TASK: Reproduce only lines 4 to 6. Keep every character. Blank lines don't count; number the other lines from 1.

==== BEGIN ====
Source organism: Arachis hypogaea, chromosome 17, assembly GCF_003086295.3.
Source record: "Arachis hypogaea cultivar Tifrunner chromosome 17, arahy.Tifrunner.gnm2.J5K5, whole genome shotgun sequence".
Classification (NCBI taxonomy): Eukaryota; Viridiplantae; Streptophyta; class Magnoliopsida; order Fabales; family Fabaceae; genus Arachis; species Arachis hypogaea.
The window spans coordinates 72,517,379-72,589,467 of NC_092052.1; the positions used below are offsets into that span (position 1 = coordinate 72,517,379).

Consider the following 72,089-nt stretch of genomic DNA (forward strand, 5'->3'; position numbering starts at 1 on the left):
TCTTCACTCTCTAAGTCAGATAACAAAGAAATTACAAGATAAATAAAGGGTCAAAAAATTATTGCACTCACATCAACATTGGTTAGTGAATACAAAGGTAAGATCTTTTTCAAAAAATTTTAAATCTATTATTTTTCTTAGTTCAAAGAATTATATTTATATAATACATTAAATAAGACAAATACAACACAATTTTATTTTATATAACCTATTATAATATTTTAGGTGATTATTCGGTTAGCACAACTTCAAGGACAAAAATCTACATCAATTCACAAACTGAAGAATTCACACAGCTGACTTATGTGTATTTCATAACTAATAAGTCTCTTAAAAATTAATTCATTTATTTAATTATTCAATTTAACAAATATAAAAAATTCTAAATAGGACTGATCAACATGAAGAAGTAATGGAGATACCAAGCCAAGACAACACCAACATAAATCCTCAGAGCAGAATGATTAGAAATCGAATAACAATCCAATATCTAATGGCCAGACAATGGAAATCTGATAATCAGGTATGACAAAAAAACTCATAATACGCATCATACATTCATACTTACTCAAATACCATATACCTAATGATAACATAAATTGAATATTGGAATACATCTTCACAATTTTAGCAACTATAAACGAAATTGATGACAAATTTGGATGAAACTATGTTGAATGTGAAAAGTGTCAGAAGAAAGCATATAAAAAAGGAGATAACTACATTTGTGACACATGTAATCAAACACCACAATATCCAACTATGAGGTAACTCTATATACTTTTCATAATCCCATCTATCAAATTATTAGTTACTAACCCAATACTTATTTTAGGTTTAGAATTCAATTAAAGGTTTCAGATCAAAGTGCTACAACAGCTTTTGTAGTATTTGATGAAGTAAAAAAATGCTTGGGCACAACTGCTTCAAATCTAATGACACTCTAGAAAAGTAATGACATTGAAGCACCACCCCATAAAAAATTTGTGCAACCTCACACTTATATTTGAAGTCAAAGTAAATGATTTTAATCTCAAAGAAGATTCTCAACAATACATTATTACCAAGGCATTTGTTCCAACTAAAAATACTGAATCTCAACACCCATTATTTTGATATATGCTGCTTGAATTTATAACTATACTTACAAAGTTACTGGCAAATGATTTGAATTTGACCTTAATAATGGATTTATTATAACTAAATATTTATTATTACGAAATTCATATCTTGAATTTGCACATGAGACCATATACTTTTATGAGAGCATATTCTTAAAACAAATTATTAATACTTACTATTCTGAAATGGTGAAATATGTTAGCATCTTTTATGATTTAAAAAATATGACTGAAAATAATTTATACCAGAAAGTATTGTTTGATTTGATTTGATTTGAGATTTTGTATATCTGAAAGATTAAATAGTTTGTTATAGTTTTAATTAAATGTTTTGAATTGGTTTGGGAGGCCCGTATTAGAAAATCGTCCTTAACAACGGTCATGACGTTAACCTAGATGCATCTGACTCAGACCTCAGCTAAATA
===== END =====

The window spans coordinates 72,517,379-72,589,467 of NC_092052.1; the positions used below are offsets into that span (position 1 = coordinate 72,517,379).

Consider the following 72,089-nt stretch of genomic DNA (forward strand, 5'->3'; position numbering starts at 1 on the left):
TCTTCACTCTCTAAGTCAGATAACAAAGAAATTACAAGATAAATAAAGGGTCAAAAAATTATTGCACTCACATCAACATTGGTTAGTGAATACAAAGGTAAGATCTTTTTCAAAAAATTTTAAATCTATTATTTTTCTTAGTTCAAAGAATTATATTTATATAATACATTAAATAAGACAAATACAACACAATTTTATTTTATATAACCTATTATAATATTTTAGGTGATTATTCGGTTAGCACAACTTCAAGGACAAAAATCTACATCAATTCACAAACTGAAGAATTCACACAGCTGACTTATGTGTATTTCATAACTAATAAGTCTCTTAAAAATTAATTCATTTATTTAATTATTCAATTTAACAAATATAAAAAATTCTAAATAGGACTGATCAACATGAAGAAGTAATGGAGATACCAAGCCAAGACAACACCAACATAAATCCTCAGAGCAGAATGATTAGAAATCGAATAACAATCCAATATCTAATGGCCAGACAATGGAAATCTGATAATCAGGTATGACAAAAAAACTCATAATACGCATCATACATTCATACTTACTCAAATACCATATACCTAATGATAACATAAATTGAATATTGGAATACATCTTCACAATTTTAGCAACTATAAACGAAATTGATGACAAATTTGGATGAAACTATGTTGAATGTGAAAAGTGTCAGAAGAAAGCATATAAAAAAGGAGATAACTACATTTGTGACACATGTAATCAAACACCACAATATCCAACTATGAGGTAACTCTATATACTTTTCATAATCCCATCTATCAAATTATTAGTTACTAACCCAATACTTATTTTAGGTTTAGAATTCAATTAAAGGTTTCAGATCAAAGTGCTACAACAGCTTTTGTAGTATTTGATGAAGTAAAAAAATGCTTGGGCACAACTGCTTCAAATCTAATGACACTCTAGAAAAGTAATGACATTGAAGCACCACCCCATAAAAAATTTGTGCAACCTCACACTTATATTTGAAGTCAAAGTAAATGATTTTAATCTCAAAGAAGATTCTCAACAATACATTATTACCAAGGCATTTGTTCCAACTAAAAATACTGAATCTCAACACCCATTATTTTGATATATGCTGCTTGAATTTATAACTATACTTACAAAGTTACTGGCAAATGATTTGAATTTGACCTTAATAATGGATTTATTATAACTAAATATTTATTATTACGAAATTCATATCTTGAATTTGCACATGAGACCATATACTTTTATGAGAGCATATTCTTAAAACAAATTATTAATACTTACTATTCTGAAATGGTGAAATATGTTAGCATCTTTTATGATTTAAAAAATATGACTGAAAATAATTTATACCAGAAAGTATTGTTTGATTTGATTTGATTTGAGATTTTGTATATCTGAAAGATTAAATAGTTTGTTATAGTTTTAATTAAATGTTTTGAATTGGTTTGGGAGGCCCGTATTAGAAAATCGTCCTTAACAACGGTCATGACGTTAACCTAGATGCATCTGACTCAGACCTCAGCTAAATA